The Need for Better Earthquake Protection
Over the past two years, major earthquakes around the world have killed hundreds of thousands and caused economic losses of more than $276 billion. In fact, with more than $226 billion in losses last year alone, 2011 became the costliest earthquake year ever recorded.
Insurance losses have been equally historic. Earthquake insurance claims in 2011 and 2010 are the first and third most costly years on record. (1994, the year of the Northridge quake in California, ranks second.) But despite such devastation, much of the world remains uninsured against earthquake risk, according to reinsurer Swiss Re’s recent report, “Lessons from Recent Major Earthquakes.”
This disparity is perhaps best illustrated by the difference in earthquake insurance penetration in New Zealand and Japan. While economic losses from the New Zealand earthquake in February 2011 reached an estimated $15 billion, insurers are expected to pay $12 billion or 80% of the total. By contrast, worst-case economic losses from the March 2011 earthquake in Japan are expected to approach $300 billion, but the insured losses are only projected to total about $35 billion-a mere 17% of the total.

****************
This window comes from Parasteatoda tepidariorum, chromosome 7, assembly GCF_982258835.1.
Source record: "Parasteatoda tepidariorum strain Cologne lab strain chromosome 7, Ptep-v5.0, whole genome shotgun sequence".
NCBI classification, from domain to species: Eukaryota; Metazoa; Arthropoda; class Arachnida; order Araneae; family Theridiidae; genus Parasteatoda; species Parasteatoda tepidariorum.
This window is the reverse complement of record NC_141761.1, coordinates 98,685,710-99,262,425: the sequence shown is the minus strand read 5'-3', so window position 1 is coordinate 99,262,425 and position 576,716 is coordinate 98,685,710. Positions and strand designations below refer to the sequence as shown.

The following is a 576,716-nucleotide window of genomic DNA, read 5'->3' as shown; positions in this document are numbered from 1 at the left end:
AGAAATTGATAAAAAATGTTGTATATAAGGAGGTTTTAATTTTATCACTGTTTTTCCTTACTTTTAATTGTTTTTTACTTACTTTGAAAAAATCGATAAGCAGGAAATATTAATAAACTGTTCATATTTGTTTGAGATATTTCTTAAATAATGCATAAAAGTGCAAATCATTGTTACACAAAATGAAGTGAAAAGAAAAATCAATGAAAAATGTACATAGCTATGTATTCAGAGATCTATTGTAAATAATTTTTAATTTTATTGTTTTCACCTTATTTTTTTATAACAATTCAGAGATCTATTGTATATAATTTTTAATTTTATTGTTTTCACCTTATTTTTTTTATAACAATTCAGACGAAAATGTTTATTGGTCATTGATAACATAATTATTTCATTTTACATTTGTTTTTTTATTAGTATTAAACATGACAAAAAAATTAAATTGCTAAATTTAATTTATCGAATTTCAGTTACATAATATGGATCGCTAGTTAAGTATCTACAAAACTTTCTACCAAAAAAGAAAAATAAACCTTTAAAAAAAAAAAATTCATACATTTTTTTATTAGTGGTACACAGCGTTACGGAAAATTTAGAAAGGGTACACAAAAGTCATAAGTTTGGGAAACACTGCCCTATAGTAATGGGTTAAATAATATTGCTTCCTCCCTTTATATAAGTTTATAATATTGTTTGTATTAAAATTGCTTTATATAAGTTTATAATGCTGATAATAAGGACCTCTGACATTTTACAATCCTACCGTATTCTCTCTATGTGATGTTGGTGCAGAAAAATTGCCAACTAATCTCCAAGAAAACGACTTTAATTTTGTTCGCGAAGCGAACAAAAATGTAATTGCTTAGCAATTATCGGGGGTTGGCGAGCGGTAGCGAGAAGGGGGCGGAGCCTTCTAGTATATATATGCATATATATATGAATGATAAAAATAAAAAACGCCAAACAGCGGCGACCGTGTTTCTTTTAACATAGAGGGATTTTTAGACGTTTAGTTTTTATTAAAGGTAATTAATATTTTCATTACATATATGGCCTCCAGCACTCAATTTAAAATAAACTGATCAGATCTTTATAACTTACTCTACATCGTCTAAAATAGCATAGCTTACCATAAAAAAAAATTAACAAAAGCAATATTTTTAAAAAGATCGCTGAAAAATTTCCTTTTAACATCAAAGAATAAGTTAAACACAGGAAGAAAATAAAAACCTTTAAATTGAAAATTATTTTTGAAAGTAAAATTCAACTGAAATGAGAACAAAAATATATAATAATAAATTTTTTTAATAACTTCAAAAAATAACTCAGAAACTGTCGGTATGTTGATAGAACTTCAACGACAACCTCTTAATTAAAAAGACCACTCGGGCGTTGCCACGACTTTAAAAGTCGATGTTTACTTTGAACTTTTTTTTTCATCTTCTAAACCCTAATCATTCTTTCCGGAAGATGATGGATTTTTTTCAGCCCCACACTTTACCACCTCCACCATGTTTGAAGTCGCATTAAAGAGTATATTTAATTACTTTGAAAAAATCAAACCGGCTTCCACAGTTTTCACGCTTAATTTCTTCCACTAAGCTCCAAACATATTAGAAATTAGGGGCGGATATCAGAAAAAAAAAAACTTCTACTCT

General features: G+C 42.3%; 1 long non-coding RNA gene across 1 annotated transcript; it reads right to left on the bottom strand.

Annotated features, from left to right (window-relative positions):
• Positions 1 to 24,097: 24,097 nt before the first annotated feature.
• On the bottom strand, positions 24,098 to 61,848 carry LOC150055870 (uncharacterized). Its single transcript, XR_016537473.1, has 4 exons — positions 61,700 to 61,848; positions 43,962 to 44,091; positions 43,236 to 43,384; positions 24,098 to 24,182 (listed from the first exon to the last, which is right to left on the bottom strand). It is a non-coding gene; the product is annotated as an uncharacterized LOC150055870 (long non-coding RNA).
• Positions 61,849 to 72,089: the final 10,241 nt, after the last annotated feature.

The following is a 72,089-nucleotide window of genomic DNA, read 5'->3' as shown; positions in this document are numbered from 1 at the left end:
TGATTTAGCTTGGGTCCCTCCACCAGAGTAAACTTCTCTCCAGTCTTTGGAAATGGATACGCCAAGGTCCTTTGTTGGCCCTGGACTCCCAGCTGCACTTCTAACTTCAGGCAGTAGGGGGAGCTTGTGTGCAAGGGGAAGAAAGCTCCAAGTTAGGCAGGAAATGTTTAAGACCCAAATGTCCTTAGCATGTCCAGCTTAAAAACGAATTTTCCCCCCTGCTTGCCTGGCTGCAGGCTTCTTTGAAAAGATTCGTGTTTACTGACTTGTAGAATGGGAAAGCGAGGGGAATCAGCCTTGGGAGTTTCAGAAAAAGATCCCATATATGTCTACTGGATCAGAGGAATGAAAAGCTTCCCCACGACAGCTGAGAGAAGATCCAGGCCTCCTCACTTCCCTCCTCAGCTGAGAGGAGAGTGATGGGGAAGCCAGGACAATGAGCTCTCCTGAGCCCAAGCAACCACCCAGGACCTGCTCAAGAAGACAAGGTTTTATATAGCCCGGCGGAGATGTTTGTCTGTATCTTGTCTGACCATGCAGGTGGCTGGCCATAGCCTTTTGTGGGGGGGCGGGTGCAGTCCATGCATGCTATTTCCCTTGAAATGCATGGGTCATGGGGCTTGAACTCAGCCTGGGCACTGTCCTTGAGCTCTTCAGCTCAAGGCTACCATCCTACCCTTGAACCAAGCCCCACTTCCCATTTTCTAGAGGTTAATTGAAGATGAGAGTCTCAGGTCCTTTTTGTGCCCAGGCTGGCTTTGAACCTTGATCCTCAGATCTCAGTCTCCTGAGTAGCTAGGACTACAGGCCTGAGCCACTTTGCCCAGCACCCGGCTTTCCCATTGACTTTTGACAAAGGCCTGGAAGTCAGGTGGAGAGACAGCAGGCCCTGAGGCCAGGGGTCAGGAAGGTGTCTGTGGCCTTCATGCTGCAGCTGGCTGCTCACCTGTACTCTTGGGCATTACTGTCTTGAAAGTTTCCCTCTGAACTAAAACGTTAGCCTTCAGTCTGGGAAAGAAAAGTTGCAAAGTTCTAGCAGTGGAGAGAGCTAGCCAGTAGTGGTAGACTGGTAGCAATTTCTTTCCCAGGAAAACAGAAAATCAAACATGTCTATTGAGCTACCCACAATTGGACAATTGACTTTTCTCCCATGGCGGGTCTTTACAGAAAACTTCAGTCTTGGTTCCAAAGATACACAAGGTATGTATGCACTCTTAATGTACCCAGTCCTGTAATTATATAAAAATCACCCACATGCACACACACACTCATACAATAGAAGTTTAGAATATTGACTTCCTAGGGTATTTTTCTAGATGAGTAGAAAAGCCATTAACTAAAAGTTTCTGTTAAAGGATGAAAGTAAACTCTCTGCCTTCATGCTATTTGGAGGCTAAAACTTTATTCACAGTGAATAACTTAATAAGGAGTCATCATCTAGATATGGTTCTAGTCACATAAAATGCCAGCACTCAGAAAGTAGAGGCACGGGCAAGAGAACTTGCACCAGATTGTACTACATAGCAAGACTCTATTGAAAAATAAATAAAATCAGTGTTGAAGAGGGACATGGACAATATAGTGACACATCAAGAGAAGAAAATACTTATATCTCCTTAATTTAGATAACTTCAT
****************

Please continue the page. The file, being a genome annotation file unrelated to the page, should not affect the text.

What this means is that, even in countries known for their high seismic risk, the perception of the risk remains low, according to Lucia Bevere, senior catastrophe data analyst at Swiss Re’s economic research and consulting division. “The low frequency of earthquake events, compared to other natural catastrophes, tends to shape the perception that earthquake risk is much lower than it actually is,” she said, “even in places where there have been very deadly and damaging occurrences, like California.” As a result, earthquake recovery costs have to be borne by governments and, ultimately, taxpayers.
Some earthquake-prone countries have taken steps to bridge this gap, however. In Chile, a favorable regulatory environment has increased private insurer participation, particularly for commercial property protection.
High insurance penetration rates in New Zealand can be attributed to a public education program on earthquake risk and the fact that a mandatory government program is added to every residential fire insurance policy written by private insurers. This combination of public and private earthquake insurance has significantly reduced the impact of recent quakes on the economy.
According to Swiss Re, measures to promote awareness and government participation, along with an increased effort by the insurance industry to simplify earthquake insurance product structure, would be the key to greater earthquake insurance penetration. And with that in place, a larger portion of the at-risk population would be protected from these devastating losses.